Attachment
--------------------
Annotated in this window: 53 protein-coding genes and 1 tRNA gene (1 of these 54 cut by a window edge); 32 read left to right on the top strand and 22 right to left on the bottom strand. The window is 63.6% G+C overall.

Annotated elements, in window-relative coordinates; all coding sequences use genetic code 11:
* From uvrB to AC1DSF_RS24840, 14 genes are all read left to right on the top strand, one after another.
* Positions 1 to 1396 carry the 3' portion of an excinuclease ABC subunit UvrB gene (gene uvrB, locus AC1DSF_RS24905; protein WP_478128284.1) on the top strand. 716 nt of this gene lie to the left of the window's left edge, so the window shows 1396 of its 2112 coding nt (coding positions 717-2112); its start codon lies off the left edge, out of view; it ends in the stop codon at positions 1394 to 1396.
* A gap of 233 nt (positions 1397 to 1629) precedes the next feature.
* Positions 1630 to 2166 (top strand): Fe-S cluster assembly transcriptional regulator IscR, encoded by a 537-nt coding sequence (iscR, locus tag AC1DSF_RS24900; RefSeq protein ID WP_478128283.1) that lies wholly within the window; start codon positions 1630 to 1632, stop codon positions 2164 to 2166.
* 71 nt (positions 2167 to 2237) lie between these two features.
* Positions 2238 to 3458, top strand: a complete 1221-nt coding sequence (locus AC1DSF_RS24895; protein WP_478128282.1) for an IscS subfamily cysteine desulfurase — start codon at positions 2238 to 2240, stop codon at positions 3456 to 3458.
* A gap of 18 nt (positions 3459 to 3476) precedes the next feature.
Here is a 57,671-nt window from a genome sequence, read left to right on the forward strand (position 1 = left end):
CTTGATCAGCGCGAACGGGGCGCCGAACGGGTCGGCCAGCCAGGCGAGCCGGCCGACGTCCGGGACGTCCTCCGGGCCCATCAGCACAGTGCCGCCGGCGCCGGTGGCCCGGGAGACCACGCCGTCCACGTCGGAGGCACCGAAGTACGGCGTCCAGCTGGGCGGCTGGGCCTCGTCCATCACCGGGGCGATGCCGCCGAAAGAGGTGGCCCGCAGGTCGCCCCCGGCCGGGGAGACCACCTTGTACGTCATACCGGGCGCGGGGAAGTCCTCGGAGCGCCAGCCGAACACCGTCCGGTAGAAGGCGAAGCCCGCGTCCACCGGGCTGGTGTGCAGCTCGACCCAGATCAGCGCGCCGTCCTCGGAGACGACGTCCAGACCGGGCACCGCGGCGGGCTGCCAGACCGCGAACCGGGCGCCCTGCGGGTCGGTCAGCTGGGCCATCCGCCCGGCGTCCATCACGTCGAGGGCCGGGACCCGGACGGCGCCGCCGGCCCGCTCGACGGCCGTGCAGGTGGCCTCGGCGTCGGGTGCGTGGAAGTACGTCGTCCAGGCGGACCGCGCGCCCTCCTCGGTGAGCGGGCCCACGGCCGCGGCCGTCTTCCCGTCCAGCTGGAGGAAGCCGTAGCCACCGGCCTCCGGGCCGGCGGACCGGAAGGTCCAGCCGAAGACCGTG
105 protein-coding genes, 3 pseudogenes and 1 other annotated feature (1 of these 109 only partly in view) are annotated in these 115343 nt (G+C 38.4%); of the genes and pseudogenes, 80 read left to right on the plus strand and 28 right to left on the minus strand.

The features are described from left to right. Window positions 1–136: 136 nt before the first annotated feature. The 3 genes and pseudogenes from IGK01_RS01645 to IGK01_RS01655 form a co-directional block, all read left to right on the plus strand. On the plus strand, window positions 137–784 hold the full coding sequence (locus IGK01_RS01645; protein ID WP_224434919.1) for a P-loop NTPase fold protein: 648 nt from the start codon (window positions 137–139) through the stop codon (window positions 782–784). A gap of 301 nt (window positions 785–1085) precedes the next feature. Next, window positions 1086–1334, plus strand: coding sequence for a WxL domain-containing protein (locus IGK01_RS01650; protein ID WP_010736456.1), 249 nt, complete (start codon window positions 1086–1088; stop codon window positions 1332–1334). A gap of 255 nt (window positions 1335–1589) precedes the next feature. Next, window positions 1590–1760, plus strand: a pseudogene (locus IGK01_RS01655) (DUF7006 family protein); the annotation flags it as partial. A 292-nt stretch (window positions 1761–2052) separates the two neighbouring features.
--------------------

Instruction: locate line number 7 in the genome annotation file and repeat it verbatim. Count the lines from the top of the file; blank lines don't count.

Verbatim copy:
* 71 nt (positions 2167 to 2237) lie between these two features.